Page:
Dental News

Dental x-ray uncovers clogged artery


Findings on a wide-angle or panoramic dental radiograph (x-ray) uncovered a patient’s critically clogged neck arteries, prompting potentially life-saving treatment, according to a case study in the November 2000 issue of the Journal of the American Dental Association (JADA).

“The patient described in our case report had no signs or symptoms of carotid artery (arteries on each side of the neck that carry blood from the heart to the brain) disease,” says lead author Dov Almog, DMD, professor, Eastman Department of Dentistry, University of Rochester, Rochester, N.Y. “She would not have been evaluated or screened for atherosclerotic disease (hardening of the arteries) without our finding calcified carotid plaques on a panoramic radiograph.”

The patient had bilateral high-grade narrowing of the artery associated with high-stroke risk. This type of stroke is common and usually occurs without warning, Dr. Almog says.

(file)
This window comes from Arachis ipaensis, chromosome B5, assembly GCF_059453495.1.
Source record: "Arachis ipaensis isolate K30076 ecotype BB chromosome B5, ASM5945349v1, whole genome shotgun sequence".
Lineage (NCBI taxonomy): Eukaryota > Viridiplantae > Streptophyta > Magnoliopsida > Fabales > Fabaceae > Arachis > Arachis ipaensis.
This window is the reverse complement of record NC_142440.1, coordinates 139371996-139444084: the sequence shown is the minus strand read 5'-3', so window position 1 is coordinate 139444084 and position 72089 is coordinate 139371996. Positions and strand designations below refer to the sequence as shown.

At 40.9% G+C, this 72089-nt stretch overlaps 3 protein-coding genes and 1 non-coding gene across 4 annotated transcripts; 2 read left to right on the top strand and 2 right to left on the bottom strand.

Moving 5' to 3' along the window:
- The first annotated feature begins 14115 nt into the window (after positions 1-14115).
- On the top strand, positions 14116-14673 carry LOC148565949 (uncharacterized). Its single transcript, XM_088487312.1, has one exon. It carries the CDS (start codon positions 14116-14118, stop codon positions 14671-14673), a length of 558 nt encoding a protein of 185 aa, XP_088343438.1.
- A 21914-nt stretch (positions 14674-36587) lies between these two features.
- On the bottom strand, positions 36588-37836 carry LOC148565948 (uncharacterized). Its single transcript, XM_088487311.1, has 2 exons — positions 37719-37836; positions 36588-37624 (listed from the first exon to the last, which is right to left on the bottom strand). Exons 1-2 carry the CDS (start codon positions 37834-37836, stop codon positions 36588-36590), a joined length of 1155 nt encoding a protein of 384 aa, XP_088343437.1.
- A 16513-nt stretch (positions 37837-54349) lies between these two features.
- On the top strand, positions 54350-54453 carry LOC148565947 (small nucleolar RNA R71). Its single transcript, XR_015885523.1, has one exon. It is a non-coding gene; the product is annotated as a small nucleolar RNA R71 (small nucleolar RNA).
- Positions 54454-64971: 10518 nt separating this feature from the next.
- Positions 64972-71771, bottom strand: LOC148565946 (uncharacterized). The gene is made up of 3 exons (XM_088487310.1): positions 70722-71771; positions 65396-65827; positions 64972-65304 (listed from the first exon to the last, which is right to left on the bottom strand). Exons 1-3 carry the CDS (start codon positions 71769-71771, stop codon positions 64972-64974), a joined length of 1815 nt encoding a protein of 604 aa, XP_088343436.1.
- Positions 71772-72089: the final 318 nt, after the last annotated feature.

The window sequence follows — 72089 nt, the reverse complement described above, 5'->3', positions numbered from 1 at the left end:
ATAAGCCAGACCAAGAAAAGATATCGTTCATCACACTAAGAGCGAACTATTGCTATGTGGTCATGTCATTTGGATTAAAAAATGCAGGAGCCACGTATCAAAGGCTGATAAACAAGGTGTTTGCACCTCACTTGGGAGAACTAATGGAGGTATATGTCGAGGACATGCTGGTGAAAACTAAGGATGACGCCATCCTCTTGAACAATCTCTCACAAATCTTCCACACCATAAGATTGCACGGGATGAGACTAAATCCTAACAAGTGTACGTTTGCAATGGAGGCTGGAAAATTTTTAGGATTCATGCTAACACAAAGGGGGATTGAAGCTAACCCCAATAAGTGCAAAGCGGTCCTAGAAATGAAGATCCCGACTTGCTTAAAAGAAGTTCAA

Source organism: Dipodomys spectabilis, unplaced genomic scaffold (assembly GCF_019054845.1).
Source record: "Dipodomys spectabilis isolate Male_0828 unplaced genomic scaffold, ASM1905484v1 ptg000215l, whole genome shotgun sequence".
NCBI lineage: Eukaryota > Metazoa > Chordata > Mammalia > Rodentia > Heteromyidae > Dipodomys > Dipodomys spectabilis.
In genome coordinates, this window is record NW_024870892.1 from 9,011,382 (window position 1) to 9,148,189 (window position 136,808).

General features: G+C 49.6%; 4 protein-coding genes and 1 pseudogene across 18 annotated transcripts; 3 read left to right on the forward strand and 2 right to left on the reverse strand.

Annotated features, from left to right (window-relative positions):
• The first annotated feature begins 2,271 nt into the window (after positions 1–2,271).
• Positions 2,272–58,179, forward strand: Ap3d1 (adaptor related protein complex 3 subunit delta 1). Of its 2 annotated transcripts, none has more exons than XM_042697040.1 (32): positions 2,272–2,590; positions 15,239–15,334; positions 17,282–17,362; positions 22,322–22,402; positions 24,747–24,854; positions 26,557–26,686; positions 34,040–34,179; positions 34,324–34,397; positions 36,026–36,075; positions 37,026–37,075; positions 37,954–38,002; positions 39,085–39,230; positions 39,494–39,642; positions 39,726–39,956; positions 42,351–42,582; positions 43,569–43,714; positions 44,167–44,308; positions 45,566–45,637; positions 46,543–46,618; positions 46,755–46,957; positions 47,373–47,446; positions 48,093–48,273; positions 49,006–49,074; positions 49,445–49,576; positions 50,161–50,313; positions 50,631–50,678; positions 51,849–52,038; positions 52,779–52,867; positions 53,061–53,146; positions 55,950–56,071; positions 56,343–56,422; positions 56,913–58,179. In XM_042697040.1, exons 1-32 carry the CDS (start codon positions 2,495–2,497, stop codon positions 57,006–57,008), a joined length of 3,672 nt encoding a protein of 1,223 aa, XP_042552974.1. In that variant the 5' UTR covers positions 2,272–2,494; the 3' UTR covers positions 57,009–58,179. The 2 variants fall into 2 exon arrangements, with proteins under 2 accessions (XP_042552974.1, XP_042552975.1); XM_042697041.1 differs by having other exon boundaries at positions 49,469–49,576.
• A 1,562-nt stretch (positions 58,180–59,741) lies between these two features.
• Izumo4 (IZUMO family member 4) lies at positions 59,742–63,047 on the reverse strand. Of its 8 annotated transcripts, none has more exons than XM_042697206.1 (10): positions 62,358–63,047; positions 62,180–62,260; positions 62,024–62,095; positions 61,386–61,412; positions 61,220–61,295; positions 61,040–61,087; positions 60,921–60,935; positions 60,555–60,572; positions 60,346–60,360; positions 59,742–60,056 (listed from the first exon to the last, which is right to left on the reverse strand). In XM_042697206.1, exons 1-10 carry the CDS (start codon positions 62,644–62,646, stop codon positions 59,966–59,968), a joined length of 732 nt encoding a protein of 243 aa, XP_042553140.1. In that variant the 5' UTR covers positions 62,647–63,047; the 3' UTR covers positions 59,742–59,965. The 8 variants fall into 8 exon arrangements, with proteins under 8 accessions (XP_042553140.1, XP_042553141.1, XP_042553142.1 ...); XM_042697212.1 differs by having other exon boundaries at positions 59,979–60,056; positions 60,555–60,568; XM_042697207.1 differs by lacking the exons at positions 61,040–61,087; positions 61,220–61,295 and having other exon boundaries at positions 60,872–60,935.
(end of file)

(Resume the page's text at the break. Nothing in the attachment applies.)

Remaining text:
However, based on the incidental observation from the x-ray, the 67-year-old female patient received appropriate therapy for her condition.

Approximately 730,000 strokes occur each year in the U.S. One-half of them result from atherosclerotic plaques (build up of cholesterol plaque and other fatty deposits in the arteries) found in the carotid artery, according to the National Stroke Association. Over a lifetime, strokes touch four out of five American families.

“The findings on the panoramic radiograph led to appropriate and potentially life-saving treatment,” Dr. Almog says, “and many more patients may fall into a similar category.”

The patient later underwent a bilateral carotid endarterectomy (surgical removal of plaque blocking or reducing blood flow in a carotid artery). It is performed when the artery is moderately to significantly diseased or blocked — more than 50% blockage.

“Because many significant carotid plaques contain calcium,” he says, “any calcifications found on a panoramic x-ray in the carotid area could prompt further evaluation.

“No method of detection for any disease is 100% accurate,” Dr. Almog adds. “The usefulness of this type of observation obviously will depend on the prevalence and amount of calcium, which varies from patient to patient.”

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With contribution from Chris Smith
Managing Editor,